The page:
New Optical Device to Diagnose Basal Cell Carcinoma

Veronica Hackethal, MD

A new optical technology called multiphoton microscopy (MPM) could allow for noninvasive, painless, and rapid diagnosis of basal cell carcinomas (BCCs) in the clinic, according to a small pilot study published online April 24 in JAMA Dermatology.



The new technology could potentially reduce wait time from diagnosis to treatment.


"This study demonstrates, in a limited patient population, that noninvasive in vivo MPM imaging can provide label-free contrast that reveals several characteristic features of BCC lesions," write first author Mihaela Balu, PhD, and colleagues from the University California, Irvine, and Saarland University, in Saarbrucken, Germany.


As the most common human cancer, BCC comprises 25% of all cancer cases and 75% of malignant skin cancers in the United States. Several kinds of optical imaging techniques have already been developed, but the risk for misdiagnosis remains a problem.


MPM takes advantage of chemical compounds in the skin, such as keratin, collagen, NADH, FAD, elastin, and melanin. When excited by a laser, these compounds emit light that can be used to create high-definition, 3-D images of the skin. In particular, NADH and FAD concentrations provide an indication of metabolic activity, which differs in normal cells compared with tumor cells.


In the study, Dr Balu and colleagues sought to evaluate how well MPM can visualize BCC tumor nests and their cellular structures. They used a recently developed clinical device called MPTflex (JenLab GmbH). Because it is portable, MPTflex allows for imaging parts of the body rather than only the extremities. Imaging areas near the eyes, nose, and ears, though, may still pose a problem.


The study took place between September 2012 and April 2014 at the University of California, Irvine, Beckman Laser Institute and Medical Clinic, in California. Dr Balu and colleagues performed MPM imaging on nine patients and looked at a total of 10 BCCs before biopsy. Then they compared MPM images to histopathologic findings.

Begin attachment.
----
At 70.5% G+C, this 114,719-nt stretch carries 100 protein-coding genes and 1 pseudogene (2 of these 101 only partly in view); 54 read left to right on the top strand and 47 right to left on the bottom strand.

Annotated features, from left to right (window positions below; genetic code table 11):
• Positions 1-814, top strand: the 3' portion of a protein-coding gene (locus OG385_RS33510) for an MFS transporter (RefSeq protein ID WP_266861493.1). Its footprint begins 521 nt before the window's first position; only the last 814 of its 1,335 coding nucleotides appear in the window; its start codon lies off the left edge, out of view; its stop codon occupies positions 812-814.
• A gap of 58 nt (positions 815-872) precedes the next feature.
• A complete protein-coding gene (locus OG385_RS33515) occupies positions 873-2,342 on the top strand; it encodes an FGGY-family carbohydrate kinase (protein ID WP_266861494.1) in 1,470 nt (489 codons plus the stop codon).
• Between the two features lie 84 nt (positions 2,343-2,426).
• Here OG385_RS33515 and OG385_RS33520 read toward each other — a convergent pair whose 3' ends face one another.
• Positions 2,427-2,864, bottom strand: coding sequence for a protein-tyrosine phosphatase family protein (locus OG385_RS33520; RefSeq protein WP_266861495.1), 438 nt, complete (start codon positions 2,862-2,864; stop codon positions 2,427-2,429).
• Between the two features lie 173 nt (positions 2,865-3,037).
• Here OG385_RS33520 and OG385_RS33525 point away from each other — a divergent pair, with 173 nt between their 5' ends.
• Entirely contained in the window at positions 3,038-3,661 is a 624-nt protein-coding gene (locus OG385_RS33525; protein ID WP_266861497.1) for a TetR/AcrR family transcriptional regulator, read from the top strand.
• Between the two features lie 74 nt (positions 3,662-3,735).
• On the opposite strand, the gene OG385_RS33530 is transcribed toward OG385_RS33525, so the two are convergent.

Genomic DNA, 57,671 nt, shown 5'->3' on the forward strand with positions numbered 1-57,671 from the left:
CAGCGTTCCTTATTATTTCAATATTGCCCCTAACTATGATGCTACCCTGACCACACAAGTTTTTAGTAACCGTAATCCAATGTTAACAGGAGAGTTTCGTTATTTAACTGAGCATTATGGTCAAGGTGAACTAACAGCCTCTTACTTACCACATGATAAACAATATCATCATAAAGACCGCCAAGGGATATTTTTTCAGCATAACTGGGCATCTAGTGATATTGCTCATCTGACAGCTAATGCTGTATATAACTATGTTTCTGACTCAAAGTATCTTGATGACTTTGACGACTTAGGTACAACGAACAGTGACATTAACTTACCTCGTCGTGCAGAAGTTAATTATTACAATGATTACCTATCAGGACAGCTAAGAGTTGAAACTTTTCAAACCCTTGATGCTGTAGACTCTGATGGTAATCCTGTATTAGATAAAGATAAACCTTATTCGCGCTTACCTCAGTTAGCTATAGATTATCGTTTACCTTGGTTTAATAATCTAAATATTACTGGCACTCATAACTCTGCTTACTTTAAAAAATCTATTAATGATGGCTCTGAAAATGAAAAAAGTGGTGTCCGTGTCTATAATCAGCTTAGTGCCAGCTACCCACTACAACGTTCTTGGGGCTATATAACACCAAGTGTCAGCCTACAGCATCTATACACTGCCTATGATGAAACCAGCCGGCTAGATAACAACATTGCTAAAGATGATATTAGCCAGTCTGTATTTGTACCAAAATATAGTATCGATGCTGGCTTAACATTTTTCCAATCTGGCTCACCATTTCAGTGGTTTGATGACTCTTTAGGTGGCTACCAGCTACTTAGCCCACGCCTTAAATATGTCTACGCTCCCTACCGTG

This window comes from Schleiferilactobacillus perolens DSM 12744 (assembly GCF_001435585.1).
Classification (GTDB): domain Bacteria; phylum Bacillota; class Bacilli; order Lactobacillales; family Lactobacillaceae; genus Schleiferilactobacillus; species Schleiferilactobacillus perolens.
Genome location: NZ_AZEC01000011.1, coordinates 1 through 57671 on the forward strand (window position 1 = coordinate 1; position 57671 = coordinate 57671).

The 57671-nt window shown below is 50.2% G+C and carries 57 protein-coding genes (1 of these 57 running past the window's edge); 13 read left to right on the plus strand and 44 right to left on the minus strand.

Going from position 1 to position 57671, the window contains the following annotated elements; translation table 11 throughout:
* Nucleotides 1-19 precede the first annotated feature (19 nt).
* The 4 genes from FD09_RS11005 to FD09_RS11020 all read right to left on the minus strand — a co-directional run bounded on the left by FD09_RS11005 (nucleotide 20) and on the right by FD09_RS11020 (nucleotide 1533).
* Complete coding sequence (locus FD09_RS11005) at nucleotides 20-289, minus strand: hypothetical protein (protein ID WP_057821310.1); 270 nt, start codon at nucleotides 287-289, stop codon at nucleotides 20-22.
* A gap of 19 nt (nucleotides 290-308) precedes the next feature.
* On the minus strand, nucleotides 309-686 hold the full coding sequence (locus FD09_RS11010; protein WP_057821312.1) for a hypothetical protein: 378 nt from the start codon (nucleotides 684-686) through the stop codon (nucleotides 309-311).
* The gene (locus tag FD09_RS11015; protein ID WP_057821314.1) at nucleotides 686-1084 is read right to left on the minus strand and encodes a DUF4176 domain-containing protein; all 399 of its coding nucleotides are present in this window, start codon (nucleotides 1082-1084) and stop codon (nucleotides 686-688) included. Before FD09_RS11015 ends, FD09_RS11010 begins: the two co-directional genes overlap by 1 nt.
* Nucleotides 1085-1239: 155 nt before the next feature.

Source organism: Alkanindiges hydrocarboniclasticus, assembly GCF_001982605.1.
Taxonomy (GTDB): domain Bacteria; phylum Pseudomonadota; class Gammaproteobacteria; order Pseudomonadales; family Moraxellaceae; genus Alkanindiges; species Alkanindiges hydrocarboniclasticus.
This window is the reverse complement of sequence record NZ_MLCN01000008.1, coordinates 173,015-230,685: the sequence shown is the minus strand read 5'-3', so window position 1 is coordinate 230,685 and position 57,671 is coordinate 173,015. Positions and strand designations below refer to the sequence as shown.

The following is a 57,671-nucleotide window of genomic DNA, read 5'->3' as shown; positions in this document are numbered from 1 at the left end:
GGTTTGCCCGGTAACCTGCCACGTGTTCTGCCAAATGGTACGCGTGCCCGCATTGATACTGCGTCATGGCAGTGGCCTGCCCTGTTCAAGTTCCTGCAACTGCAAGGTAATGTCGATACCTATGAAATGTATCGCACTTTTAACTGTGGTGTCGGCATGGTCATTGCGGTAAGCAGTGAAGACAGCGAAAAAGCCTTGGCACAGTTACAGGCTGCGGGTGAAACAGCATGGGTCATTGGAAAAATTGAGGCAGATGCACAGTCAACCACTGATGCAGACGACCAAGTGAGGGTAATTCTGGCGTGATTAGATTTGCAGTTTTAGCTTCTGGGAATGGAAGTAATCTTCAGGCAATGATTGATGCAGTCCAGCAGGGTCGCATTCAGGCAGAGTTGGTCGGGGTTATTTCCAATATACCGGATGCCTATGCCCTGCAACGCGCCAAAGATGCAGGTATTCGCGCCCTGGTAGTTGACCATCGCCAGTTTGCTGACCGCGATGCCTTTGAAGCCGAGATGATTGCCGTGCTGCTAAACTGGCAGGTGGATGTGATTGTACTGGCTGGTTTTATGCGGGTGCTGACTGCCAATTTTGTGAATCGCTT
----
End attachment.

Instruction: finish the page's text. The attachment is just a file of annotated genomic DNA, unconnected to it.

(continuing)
They found that the main MPM feature associated with BCC lesions was nests of basaloid cells in the papillary and reticular dermis, with some showing palisading at the peripheral cell layer. These features are characteristic of BCC lesions and "correlated well" with histopathologic evaluation, according to the authors.


MPM also identified other features found in BCCs, including elongated tumor cells in the epidermis aligned in one direction and parallel collagen and elastin bundles surrounding the tumors.


The sensitivity and specificity of MPM still needs evaluation in a larger trial, the authors point out. Resolving the cellular structure of deeper nests also remains "challenging" and requires further study.


"Our study shows that in vivo MPM imaging can resolve the cellular structure inside the tumor nests corresponding to BCC lesions that include superficial components," the authors concluded. "This is important because the presence of nests of basaloid cells at the dermoepidermal junction and/or in the dermis is the main histopathologic criterion for BCC diagnosis. Therefore, this feature can be potentially used as a criterion for BCC diagnosis with MPM imaging."


In a linked opinion, Victor Neel, MD, PhD, of Harvard Medical School, likened the new MPM technology to an "optical biopsy."


"Compared with RCM [another optical imaging technology], MPM is like watching television in color instead of black and white," he enthused.


Technical obstacles exist, however. These include limited field of view, slow acquisition time, shallow penetration, and the need for patients to remain still to avoid motion artifacts. Additionally, imaging larger lesions would involve a tricky process of stitching together smaller images, according to Dr Neel.


Furthermore, the need for MPM in standard evaluation of BCC may not be "particularly urgent," he continued, given the simple and reliable technique of punch biopsy. On the other hand, there may be an "urgent need" for it in dermatologic surgery.


"Although Mohs micrographic surgery is an elegant, time-tested procedure to remove tumors, it still relies too heavily on the clinician's visual intuition to 'guess' at the initial presurgical margins of the tumor," Dr Neel writes.


Underestimating the presurgical margin can result in multiple excisions, whereas overestimating the margin results in unnecessary removal of too much normal skin, he added.


"Dermatologic surgeons should demand what every other surgical specialty has developed decades ago, namely, an imaging system to assess the presence of tumor and extent of in vivo tumor spread prior to surgery," he emphasized.


Dr Konig is cofounder of JenLab GmbH (Jena, Germany). Dr Neel reports no relevant financial relationships. 


JAMA Dermatol. Published online April 24, 2015. 




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